Finally, the more social media you participate in, the more you need to connect in real life to balance yourself out. Recently, I joined a new friend for lunch. We initially met through a #BMPR event and started following each other on Twitter. We know each other more based on what we Tweet than an in-person connection. As I approached her, I realized that I was visualizing her name with an @ in front of it.

That’s when you know you have spent too much time online.

What guidelines would you like for social media? Join the conversation – post your comments here.


§ June 2nd, 2011 § Filed under small business, training § Tagged , , , , , , , , , § No Comments

Get over the idea that only children should spend their time in study. Be a student so long as you still have something to learn, and this will mean all your life. – Henry L. Doherty

Anyone who has been looking for a job knows that there are few openings, especially for people with college degrees. Seventeen million college graduates are doing jobs that don’t require a degree. Additional folks are working at jobs that require a four-year degree, but they never get a chance to put into practice the skills they have learned. Further, many skills that are needed on the job are not learned in high school or college. So many of our students have been taught to take tests, but not to think critically or actually learn the subjects.

Add to that the fact that student loan debt is at an all time high, even higher than what we owe on credit cards.

Maybe it’s time we rethink how we handle education.

Don’t get me wrong. I am a big fan of college. I hold both a bachelors and masters degree. At the University of Texas I took courses that helped me discover what I really enjoyed. But for a long time, I have been among a group of people who think that for most students a two-year program makes more sense. For many students, landing a job after those two years with companies that value their employees is a much better plan. Some of those companies may provide tuition reimbursement so that students are not left with massive student loan debt. See this TED Talk by creativity expert Sir Ken Robinson for more about how much a degree is worth now.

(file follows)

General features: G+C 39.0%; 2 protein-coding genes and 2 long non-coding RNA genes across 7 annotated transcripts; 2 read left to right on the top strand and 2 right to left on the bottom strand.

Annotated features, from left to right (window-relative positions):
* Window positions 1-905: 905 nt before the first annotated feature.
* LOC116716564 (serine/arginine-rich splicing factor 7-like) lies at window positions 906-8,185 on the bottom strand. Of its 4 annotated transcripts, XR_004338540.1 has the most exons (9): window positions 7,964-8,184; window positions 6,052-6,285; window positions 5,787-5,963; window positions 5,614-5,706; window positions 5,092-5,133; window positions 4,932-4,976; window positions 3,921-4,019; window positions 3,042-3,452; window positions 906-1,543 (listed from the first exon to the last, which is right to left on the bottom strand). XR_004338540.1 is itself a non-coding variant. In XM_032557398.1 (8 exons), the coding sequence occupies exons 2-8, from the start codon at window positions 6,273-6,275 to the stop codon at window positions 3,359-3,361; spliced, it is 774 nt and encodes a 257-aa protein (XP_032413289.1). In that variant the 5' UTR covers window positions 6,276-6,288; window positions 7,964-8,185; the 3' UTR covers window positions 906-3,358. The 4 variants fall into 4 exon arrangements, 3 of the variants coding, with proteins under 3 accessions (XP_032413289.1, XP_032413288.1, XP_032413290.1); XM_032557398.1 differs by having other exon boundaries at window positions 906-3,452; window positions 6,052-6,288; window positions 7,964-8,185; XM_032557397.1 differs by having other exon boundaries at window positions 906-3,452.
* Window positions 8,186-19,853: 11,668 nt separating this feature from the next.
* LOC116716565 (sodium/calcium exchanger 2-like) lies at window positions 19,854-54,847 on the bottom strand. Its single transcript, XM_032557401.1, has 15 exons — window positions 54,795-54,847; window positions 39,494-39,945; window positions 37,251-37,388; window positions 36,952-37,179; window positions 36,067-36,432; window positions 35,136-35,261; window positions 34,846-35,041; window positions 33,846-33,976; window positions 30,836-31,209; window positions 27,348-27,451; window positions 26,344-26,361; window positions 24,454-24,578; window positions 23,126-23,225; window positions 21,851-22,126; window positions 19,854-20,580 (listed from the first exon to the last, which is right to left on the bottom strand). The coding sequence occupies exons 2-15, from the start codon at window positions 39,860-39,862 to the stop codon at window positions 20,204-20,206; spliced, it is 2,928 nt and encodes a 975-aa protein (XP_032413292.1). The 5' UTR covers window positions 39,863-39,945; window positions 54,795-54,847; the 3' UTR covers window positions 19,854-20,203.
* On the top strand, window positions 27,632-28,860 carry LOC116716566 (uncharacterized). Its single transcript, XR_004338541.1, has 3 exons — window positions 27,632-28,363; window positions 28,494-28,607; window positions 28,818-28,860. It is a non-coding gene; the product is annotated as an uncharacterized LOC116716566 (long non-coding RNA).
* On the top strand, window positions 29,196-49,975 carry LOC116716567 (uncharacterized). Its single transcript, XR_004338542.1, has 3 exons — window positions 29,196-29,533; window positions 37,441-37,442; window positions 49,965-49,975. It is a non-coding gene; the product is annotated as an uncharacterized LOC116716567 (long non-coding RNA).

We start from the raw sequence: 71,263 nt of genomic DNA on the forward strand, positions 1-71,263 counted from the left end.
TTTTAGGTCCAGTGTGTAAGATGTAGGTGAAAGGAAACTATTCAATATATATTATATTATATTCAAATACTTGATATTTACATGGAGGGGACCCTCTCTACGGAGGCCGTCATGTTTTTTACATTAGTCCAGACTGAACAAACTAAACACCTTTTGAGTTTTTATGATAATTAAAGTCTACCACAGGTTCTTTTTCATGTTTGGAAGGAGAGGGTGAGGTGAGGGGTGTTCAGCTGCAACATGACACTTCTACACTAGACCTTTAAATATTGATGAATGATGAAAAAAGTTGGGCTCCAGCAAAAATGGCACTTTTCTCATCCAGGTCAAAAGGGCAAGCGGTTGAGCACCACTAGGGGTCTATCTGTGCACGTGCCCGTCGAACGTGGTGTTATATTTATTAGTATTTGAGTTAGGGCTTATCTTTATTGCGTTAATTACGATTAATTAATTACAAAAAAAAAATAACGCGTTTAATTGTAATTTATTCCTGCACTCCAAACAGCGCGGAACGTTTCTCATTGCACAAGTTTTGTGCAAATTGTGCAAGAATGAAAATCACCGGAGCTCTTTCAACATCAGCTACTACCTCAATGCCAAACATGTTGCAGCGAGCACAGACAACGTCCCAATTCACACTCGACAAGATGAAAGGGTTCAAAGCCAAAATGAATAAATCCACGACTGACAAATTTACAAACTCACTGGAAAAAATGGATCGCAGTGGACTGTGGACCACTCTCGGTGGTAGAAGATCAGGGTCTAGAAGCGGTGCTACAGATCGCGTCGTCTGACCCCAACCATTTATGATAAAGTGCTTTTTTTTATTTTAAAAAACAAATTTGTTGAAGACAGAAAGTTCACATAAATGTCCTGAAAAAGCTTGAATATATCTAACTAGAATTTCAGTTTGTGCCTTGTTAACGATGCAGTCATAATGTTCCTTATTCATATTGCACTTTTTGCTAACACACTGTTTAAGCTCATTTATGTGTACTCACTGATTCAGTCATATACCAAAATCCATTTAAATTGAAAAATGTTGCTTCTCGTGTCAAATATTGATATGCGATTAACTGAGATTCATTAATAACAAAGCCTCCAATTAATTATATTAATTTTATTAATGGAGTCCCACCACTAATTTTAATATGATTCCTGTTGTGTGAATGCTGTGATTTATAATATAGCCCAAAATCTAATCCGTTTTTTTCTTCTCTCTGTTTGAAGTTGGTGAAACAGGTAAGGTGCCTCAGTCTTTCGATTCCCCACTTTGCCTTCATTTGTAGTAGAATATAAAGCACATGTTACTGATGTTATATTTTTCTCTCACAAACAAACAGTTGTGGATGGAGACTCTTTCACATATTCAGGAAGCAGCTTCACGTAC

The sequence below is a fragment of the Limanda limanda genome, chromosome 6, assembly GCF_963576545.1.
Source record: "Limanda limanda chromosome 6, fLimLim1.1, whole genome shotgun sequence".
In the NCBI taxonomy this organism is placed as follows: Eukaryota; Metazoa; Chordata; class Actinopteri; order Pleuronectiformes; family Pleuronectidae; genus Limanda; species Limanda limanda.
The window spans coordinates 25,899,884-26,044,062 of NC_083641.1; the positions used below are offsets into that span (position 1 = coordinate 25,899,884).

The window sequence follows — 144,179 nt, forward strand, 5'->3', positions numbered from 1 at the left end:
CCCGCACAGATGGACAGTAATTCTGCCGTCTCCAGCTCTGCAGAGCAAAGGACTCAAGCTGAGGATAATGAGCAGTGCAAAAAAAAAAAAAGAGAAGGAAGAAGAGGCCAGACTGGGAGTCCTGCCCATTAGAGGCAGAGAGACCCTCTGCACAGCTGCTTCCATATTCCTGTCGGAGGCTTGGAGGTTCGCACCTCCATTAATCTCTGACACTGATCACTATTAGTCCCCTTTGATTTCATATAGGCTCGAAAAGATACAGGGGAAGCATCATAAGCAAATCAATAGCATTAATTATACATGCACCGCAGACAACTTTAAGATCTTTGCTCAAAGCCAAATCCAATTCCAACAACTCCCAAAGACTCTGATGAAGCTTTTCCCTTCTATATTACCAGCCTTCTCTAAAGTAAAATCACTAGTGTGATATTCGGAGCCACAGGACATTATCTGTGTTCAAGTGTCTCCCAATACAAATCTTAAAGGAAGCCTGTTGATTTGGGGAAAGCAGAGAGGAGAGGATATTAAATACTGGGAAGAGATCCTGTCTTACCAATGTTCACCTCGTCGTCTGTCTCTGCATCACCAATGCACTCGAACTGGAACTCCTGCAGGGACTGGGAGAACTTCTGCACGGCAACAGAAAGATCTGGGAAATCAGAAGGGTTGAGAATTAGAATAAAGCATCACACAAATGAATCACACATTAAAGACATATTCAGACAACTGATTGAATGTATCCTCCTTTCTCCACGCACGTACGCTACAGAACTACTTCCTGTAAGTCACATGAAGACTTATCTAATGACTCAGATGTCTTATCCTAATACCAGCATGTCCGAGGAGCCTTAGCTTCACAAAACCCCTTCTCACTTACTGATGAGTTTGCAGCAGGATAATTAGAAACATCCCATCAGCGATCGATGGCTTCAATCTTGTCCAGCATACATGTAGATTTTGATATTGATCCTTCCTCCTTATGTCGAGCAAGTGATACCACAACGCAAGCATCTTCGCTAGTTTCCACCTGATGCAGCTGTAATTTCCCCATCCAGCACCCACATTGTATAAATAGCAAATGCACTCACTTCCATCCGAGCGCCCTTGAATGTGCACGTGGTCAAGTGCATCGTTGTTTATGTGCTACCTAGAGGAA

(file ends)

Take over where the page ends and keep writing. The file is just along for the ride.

I am so excited about a new venture – Skillshare, a community where anyone who has information to share can pass that knowledge to others. There are plenty of places where you can take classes online, but as someone who has taught both traditional classes and online classes, I believe that something truly magical happens when a group of learners get together with a teacher who genuinely enjoys helping. Everyone learns from everyone else.

I have been selected to be a Community Ambassador for the San Antonio area for Skillshare. I am recruiting people who want to share their knowledge and people who want to learn. Skillshare classes are primarily about the things we are passionate about, the things that make us want to get up in the morning. Some of us are lucky enough to have jobs that meet those needs. Some of us have jobs that meet other needs, and we fulfill our passions outside of work. Skillshare will give us the opportunity to test out our interests.

Why is it so important to find our passions? We need to shift education in order to produce creative thinkers. I believe that Skillshare may be one of the steps to achieving this radical shift.

Want to help me create this shift as a teacher or a learner? Join me at our first quarterly Show & Tell  event on Tuesday, June 14 from 5:30 – 7:30 pm. (I’m still working on the venue; details will be forthcoming.) Get a taste of training, have some drinks and some fun, meet other learners and teachers, and help start a revolution. If you can’t make the event, but still want to be a part of the effort, drop me an email or call.